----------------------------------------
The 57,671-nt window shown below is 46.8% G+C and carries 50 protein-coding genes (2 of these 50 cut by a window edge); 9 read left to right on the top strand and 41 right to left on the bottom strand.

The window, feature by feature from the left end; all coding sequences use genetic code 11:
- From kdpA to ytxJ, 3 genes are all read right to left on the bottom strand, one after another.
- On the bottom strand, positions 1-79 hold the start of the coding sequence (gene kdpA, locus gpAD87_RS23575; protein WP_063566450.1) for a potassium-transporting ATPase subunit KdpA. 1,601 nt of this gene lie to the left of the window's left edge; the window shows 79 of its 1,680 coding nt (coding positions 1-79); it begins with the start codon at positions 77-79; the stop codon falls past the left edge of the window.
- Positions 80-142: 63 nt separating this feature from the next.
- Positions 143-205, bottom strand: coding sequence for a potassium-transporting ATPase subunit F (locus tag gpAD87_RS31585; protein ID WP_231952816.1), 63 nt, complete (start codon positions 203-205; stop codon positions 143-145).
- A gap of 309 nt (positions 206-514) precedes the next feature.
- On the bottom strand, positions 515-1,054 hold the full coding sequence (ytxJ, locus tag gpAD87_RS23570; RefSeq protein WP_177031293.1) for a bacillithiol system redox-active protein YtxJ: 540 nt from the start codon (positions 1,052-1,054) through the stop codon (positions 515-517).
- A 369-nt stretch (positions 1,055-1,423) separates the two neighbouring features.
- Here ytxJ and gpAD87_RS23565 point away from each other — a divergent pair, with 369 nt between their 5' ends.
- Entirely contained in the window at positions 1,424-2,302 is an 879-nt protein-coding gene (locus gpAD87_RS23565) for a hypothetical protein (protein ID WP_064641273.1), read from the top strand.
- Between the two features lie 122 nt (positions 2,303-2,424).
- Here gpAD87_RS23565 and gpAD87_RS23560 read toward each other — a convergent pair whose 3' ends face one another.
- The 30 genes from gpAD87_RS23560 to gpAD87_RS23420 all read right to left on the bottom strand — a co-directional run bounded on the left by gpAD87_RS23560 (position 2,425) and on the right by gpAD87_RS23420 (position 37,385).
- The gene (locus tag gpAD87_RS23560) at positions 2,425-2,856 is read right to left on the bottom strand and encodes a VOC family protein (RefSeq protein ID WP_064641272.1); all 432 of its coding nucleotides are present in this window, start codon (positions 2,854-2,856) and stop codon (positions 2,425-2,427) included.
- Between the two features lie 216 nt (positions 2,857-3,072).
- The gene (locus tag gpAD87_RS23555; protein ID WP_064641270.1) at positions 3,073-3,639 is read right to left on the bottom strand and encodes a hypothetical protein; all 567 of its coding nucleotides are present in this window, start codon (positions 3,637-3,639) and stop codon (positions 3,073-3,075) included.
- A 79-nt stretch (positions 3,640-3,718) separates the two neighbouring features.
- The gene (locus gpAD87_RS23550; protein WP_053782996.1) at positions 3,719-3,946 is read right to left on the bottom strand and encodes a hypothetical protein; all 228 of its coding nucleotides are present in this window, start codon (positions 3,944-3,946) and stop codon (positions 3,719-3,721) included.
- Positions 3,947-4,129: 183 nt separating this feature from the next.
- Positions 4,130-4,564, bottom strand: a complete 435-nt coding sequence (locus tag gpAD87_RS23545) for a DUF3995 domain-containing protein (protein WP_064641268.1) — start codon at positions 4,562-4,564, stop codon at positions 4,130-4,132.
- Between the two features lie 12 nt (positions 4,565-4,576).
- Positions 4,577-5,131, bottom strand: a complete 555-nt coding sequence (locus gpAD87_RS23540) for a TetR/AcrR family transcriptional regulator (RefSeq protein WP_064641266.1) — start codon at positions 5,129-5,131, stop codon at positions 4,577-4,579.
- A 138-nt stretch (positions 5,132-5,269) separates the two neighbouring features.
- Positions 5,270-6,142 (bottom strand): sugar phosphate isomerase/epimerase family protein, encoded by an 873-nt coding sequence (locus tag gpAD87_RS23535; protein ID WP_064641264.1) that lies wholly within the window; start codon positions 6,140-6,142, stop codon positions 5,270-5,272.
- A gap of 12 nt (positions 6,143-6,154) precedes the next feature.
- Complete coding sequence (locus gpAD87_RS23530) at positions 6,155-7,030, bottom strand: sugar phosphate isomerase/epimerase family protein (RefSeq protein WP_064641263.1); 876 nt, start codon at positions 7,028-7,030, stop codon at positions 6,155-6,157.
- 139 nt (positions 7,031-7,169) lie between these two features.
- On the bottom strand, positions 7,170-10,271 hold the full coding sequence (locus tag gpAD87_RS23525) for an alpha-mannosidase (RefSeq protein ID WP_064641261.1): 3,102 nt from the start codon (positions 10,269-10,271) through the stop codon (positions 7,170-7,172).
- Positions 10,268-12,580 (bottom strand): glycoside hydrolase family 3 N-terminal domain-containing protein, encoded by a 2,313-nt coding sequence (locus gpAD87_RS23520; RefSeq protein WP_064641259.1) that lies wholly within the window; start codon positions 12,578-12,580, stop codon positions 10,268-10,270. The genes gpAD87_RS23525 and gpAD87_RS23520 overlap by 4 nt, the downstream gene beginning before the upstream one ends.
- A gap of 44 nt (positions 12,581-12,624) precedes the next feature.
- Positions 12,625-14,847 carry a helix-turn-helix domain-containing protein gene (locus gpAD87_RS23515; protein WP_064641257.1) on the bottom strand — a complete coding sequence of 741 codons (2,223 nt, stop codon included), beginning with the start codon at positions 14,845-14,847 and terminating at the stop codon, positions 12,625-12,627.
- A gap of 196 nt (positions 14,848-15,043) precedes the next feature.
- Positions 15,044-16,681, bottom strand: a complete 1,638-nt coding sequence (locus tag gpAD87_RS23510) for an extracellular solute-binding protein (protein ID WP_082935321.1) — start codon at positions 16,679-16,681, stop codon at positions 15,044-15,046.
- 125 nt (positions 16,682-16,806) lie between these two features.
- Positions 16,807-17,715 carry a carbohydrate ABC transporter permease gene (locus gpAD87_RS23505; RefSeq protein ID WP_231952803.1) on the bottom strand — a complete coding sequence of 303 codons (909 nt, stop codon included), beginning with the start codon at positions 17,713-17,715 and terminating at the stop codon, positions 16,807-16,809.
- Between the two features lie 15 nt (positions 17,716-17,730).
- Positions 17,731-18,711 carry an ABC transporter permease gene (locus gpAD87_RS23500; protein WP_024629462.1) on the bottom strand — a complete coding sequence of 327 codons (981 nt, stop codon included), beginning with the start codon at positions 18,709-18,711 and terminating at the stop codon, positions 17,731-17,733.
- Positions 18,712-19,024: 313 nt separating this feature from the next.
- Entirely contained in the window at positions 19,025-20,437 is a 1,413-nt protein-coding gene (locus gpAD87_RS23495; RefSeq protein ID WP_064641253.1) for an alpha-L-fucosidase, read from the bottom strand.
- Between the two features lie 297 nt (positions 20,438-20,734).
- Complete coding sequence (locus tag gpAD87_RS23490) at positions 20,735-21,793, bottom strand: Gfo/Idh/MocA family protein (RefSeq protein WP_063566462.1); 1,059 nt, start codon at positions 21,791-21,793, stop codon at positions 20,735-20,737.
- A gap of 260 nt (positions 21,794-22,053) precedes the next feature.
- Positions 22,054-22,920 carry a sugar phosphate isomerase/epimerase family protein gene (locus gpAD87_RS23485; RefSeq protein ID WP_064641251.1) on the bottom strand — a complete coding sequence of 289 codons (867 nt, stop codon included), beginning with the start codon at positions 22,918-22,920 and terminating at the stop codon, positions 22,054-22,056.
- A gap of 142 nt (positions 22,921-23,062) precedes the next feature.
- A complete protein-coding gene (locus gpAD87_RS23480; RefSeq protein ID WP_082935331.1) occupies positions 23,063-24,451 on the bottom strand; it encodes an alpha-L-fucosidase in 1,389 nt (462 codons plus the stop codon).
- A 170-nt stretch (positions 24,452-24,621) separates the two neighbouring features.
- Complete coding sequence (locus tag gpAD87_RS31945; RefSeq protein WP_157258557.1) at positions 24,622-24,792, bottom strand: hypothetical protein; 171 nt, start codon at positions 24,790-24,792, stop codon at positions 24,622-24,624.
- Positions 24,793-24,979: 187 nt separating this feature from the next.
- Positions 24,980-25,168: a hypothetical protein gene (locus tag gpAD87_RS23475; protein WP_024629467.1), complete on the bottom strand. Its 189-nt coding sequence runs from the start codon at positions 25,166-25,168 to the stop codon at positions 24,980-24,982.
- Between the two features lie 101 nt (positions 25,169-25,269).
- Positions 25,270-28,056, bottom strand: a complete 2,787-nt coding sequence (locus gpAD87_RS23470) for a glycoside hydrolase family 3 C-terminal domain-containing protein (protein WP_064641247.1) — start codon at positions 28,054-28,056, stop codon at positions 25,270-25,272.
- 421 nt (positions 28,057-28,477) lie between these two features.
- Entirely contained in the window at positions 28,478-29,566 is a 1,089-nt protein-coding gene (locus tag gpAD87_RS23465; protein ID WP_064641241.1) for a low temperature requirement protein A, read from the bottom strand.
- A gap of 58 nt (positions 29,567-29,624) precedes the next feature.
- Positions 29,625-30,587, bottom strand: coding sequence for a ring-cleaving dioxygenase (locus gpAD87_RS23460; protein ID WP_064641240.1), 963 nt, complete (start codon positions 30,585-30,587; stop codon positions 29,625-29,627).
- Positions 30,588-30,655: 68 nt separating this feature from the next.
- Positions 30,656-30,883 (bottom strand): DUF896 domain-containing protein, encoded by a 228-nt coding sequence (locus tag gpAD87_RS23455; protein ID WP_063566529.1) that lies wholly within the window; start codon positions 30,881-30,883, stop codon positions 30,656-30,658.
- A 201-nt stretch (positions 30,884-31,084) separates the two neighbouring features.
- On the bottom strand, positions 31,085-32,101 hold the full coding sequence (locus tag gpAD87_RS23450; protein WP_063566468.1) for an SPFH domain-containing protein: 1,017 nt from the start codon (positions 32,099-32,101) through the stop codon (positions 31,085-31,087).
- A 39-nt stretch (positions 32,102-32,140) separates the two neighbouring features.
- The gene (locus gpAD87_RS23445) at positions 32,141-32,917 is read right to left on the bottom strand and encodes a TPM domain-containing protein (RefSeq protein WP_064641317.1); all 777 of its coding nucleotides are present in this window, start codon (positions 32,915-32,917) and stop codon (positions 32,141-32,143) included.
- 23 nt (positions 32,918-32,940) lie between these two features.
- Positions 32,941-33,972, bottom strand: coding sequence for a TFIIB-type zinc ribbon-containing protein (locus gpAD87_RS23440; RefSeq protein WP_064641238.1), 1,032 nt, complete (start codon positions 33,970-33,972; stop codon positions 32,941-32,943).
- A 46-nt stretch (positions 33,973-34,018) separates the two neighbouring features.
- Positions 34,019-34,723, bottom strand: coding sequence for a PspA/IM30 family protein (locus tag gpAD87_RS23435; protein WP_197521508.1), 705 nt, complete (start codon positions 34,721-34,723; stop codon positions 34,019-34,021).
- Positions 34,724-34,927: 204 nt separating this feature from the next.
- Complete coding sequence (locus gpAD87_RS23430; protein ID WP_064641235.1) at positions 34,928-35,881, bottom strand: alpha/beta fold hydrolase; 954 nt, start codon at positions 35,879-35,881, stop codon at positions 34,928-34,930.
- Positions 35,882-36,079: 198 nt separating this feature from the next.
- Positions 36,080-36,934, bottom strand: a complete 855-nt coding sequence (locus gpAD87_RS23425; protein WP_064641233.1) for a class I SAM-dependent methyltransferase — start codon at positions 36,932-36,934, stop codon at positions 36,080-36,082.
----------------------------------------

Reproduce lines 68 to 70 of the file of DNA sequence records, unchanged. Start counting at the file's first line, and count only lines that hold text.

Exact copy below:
- Complete coding sequence (locus gpAD87_RS23430; protein ID WP_064641235.1) at positions 34,928-35,881, bottom strand: alpha/beta fold hydrolase; 954 nt, start codon at positions 35,879-35,881, stop codon at positions 34,928-34,930.
- Positions 35,882-36,079: 198 nt separating this feature from the next.
- Positions 36,080-36,934, bottom strand: a complete 855-nt coding sequence (locus gpAD87_RS23425; protein WP_064641233.1) for a class I SAM-dependent methyltransferase — start codon at positions 36,932-36,934, stop codon at positions 36,080-36,082.